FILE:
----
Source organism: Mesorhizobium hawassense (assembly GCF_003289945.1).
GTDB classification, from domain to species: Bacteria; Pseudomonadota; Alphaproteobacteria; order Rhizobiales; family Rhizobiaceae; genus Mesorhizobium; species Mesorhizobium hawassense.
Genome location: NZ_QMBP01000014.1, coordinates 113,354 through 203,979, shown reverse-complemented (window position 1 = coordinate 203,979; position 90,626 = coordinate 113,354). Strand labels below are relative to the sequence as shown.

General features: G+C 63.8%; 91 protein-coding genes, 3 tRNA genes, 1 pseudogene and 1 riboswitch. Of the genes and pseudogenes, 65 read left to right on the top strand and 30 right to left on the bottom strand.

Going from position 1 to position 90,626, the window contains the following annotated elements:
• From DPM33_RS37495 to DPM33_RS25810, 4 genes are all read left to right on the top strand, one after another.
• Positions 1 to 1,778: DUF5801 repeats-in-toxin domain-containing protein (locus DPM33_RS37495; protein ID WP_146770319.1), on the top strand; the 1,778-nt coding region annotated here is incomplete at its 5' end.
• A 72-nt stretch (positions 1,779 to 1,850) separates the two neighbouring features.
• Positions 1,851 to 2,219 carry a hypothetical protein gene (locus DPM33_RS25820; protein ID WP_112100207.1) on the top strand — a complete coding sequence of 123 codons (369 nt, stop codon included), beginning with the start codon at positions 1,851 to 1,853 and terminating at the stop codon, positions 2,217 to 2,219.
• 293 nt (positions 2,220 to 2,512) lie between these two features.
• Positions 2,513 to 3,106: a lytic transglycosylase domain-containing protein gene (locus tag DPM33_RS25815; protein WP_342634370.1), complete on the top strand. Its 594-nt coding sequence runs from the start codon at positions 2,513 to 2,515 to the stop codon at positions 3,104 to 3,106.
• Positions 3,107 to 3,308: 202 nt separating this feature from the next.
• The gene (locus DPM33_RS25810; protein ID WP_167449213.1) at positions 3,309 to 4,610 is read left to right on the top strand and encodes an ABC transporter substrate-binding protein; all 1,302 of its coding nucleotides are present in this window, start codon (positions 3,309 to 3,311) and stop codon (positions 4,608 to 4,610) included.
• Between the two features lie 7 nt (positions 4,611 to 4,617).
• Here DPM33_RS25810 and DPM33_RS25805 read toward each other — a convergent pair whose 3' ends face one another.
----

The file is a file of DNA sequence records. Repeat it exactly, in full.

Source organism: Mesorhizobium hawassense (assembly GCF_003289945.1).
GTDB classification, from domain to species: Bacteria; Pseudomonadota; Alphaproteobacteria; order Rhizobiales; family Rhizobiaceae; genus Mesorhizobium; species Mesorhizobium hawassense.
Genome location: NZ_QMBP01000014.1, coordinates 113,354 through 203,979, shown reverse-complemented (window position 1 = coordinate 203,979; position 90,626 = coordinate 113,354). Strand labels below are relative to the sequence as shown.

General features: G+C 63.8%; 91 protein-coding genes, 3 tRNA genes, 1 pseudogene and 1 riboswitch. Of the genes and pseudogenes, 65 read left to right on the top strand and 30 right to left on the bottom strand.

Going from position 1 to position 90,626, the window contains the following annotated elements:
• From DPM33_RS37495 to DPM33_RS25810, 4 genes are all read left to right on the top strand, one after another.
• Positions 1 to 1,778: DUF5801 repeats-in-toxin domain-containing protein (locus DPM33_RS37495; protein ID WP_146770319.1), on the top strand; the 1,778-nt coding region annotated here is incomplete at its 5' end.
• A 72-nt stretch (positions 1,779 to 1,850) separates the two neighbouring features.
• Positions 1,851 to 2,219 carry a hypothetical protein gene (locus DPM33_RS25820; protein ID WP_112100207.1) on the top strand — a complete coding sequence of 123 codons (369 nt, stop codon included), beginning with the start codon at positions 1,851 to 1,853 and terminating at the stop codon, positions 2,217 to 2,219.
• 293 nt (positions 2,220 to 2,512) lie between these two features.
• Positions 2,513 to 3,106: a lytic transglycosylase domain-containing protein gene (locus tag DPM33_RS25815; protein WP_342634370.1), complete on the top strand. Its 594-nt coding sequence runs from the start codon at positions 2,513 to 2,515 to the stop codon at positions 3,104 to 3,106.
• Positions 3,107 to 3,308: 202 nt separating this feature from the next.
• The gene (locus DPM33_RS25810; protein ID WP_167449213.1) at positions 3,309 to 4,610 is read left to right on the top strand and encodes an ABC transporter substrate-binding protein; all 1,302 of its coding nucleotides are present in this window, start codon (positions 3,309 to 3,311) and stop codon (positions 4,608 to 4,610) included.
• Between the two features lie 7 nt (positions 4,611 to 4,617).
• Here DPM33_RS25810 and DPM33_RS25805 read toward each other — a convergent pair whose 3' ends face one another.